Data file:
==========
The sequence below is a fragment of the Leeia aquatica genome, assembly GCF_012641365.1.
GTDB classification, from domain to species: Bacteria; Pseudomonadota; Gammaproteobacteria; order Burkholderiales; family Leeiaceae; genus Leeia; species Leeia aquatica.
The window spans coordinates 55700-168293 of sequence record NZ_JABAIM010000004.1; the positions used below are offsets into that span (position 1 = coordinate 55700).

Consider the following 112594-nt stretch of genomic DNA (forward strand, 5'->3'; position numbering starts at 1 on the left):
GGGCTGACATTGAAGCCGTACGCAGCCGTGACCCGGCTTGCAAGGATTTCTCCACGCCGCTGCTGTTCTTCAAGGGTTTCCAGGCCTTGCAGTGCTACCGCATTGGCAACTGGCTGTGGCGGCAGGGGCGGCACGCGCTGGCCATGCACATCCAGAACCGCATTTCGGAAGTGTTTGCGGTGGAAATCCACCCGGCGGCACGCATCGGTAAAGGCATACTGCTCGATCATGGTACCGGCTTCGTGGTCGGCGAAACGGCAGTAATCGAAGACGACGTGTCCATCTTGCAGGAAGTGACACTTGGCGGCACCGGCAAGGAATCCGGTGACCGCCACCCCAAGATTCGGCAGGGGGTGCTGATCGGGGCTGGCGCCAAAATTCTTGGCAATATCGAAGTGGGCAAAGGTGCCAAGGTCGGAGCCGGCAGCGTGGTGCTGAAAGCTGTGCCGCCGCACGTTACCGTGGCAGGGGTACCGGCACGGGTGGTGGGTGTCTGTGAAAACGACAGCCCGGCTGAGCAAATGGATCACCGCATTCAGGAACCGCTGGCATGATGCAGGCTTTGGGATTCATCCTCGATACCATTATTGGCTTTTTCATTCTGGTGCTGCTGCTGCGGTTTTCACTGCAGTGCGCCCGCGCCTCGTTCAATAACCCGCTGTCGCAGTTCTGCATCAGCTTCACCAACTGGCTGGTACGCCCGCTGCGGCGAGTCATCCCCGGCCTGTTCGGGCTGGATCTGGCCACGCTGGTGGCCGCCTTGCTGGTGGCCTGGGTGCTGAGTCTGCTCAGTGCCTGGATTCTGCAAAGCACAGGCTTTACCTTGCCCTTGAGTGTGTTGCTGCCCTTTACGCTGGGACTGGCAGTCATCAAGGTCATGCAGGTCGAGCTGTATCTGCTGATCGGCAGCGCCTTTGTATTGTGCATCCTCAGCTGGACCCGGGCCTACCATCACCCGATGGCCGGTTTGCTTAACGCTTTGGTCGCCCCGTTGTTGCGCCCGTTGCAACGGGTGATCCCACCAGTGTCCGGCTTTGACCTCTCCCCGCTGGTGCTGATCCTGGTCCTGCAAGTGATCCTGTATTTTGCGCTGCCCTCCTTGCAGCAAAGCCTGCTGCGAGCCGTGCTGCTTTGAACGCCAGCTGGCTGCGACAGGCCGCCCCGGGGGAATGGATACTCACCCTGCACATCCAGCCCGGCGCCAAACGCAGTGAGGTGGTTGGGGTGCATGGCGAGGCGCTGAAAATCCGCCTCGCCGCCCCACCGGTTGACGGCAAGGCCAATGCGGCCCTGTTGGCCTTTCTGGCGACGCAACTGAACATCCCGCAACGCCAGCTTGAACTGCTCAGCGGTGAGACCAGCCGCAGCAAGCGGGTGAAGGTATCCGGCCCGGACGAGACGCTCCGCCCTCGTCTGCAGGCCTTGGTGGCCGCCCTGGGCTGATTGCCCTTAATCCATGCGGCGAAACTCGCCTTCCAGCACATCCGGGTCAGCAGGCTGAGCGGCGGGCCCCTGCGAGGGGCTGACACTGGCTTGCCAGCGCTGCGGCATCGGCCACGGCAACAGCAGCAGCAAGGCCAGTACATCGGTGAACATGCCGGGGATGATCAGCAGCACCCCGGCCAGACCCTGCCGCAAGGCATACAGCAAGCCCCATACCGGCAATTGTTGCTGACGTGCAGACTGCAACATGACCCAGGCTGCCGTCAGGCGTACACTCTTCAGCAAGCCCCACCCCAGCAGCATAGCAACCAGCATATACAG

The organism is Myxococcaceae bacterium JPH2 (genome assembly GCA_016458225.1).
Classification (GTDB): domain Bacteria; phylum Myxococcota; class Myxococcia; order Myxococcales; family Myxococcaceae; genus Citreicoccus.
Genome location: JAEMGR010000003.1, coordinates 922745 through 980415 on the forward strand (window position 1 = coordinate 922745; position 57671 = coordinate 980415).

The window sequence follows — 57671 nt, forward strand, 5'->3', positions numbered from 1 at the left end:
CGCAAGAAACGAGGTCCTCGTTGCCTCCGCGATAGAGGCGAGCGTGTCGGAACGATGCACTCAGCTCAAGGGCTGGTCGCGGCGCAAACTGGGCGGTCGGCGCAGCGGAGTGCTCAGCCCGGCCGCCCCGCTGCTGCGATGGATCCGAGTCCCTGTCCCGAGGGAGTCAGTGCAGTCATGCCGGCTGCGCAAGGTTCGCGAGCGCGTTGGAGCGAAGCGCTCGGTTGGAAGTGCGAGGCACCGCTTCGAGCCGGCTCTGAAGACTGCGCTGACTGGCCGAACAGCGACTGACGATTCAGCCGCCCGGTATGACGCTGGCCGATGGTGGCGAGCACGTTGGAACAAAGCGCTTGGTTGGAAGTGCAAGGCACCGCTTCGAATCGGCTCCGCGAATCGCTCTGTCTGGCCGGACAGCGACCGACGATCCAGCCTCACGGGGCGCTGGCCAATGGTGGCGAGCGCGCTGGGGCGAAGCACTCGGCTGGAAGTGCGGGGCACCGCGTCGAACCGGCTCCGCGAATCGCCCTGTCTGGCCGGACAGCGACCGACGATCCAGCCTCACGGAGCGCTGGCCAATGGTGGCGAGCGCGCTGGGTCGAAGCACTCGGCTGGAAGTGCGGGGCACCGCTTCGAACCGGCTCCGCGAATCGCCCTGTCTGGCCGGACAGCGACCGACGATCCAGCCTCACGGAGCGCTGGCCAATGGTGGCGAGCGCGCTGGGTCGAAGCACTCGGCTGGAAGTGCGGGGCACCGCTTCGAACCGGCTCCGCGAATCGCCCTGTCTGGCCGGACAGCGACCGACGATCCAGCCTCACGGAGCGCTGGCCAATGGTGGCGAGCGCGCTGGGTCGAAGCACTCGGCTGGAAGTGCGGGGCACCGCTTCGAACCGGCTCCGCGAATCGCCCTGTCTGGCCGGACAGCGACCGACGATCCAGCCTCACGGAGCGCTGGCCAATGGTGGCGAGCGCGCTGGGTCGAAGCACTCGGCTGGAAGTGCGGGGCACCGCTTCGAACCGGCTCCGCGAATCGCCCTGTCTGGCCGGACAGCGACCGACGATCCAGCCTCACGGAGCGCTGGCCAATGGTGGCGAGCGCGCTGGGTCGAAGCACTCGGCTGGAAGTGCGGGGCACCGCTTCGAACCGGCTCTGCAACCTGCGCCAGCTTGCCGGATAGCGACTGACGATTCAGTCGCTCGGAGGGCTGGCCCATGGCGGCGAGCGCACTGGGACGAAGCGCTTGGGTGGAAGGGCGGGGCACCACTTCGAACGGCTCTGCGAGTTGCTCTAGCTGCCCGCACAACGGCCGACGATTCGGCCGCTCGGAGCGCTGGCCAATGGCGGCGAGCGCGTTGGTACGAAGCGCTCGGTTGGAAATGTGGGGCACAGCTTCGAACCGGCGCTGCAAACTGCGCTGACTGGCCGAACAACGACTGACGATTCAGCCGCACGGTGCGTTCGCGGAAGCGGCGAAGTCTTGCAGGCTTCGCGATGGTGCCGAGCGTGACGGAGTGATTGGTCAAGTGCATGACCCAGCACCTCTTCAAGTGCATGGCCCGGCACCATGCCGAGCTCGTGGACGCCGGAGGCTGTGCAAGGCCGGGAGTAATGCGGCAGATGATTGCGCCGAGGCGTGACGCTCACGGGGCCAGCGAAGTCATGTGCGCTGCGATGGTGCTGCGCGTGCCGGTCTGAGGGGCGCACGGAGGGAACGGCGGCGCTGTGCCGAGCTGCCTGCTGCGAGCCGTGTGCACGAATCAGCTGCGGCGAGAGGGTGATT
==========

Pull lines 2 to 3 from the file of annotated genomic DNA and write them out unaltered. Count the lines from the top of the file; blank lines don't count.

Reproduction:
GTDB classification, from domain to species: Bacteria; Pseudomonadota; Gammaproteobacteria; order Burkholderiales; family Leeiaceae; genus Leeia; species Leeia aquatica.
The window spans coordinates 55700-168293 of sequence record NZ_JABAIM010000004.1; the positions used below are offsets into that span (position 1 = coordinate 55700).